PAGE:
Translucency and Vibrancy

macOS apps use translucency and blurring to evoke a sense of depth, by enabling views and controls to hint at content residing in the background. They also use vibrancy, a subtle effect that dynamically blends the foreground and background colors using a careful balance of lightening and darkening techniques. This combination helps make foreground content stand out against any background.

Be prepared for vibrancy. Vibrancy affects all apps—even ones that don’t display any vibrant views—because some elements, such as menus, are vibrant by default.

Enable and disable vibrancy in your app when appropriate. System views and controls adopt vibrancy automatically based on their configuration and system settings. For custom views and controls, you choose whether to allow vibrancy. See how your views look with vibrancy enabled, and adopt it when appropriate.

Prefer system-provided elements and colors. Some views enable vibrancy dynamically based on their color. Labels, for example, use vibrancy when their color is set to Label Color or Secondary Label Color. For related guidance, see Labels and System Colors.

Use template images. When used in a view with a translucent background, such as a sidebar or menu, full-color images may not have sufficient contrast with the background and may seem out of place. For related guidance, see Custom Icons.

TIP Translucency and vibrancy require the presence of a visual effect view in your view hierarchy. For developer guidance, see NSVisualEffectView.

Background Blending Modes

The system offers two ways to blend background content.

The side bar of the Reminders app blends with the content behind the window.

Behind-window blending. This blending mode allows the content behind a window to show through. Some interface elements, such as menus, sheets, and sidebar tables, adopt this mode automatically, although you can disable it if necessary.

The directions pane in Maps shows blends with the Map content from the window.

In-window blending. This blending mode is adopted by elements that reside on windows and allows window content residing behind the element to show through. Toolbars often implement this mode, and hint at window content that scrolls beneath the toolbar.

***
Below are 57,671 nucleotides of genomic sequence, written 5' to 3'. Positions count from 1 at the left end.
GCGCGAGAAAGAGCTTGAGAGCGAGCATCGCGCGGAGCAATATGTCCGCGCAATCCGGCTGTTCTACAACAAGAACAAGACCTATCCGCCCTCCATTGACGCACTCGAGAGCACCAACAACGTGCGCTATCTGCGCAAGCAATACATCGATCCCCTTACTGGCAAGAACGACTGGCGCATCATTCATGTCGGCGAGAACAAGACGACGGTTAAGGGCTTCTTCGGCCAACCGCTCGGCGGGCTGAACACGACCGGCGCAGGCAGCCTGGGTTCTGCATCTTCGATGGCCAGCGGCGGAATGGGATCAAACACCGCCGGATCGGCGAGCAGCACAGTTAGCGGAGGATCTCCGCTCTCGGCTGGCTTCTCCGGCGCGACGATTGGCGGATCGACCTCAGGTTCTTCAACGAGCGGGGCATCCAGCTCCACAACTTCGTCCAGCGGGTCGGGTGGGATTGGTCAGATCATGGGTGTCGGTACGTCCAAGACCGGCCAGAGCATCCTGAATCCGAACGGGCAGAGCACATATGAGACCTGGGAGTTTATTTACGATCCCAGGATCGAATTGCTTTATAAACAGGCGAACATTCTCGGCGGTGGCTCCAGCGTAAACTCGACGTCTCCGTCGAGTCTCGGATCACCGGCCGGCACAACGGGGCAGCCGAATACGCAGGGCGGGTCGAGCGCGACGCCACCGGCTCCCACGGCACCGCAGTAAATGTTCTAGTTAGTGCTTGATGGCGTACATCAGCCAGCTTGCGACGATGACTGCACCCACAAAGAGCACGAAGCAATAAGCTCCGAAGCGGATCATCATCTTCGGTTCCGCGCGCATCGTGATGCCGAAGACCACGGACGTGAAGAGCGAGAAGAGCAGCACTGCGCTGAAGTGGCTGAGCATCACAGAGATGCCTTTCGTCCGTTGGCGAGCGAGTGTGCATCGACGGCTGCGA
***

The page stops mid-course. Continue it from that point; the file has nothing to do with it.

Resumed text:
For developer guidance, see NSVisualEffectBlendingMode.


The system-provided materials define the amounts of translucency, blurring, and vibrancy applied to your interface. The system provides many standard materials for you to use, each one with a designated purpose. For example, materials exist for matching the default look of windows, menus, popovers, sidebars, title bars, and many others.

Choose materials based on their semantic meaning. The names of materials reflect where they are meant to be used, so use materials for their intended purpose. For example, use the header view material for a custom header view.

The sidebar, window background, and selection materials display different amounts of transparency and blending in a light appearance.

Light appearance

The sidebar, window background, and selection materials display different amounts of transparency and blending in a dark appearance.

Dark appearance

Use system colors with system materials. When you use system-provided colors, you don’t need to worry about colors seeming too dark, bright, saturated, or low contrast in different contexts. For related guidance, see Color.

For developer guidance, see NSVisualEffectView.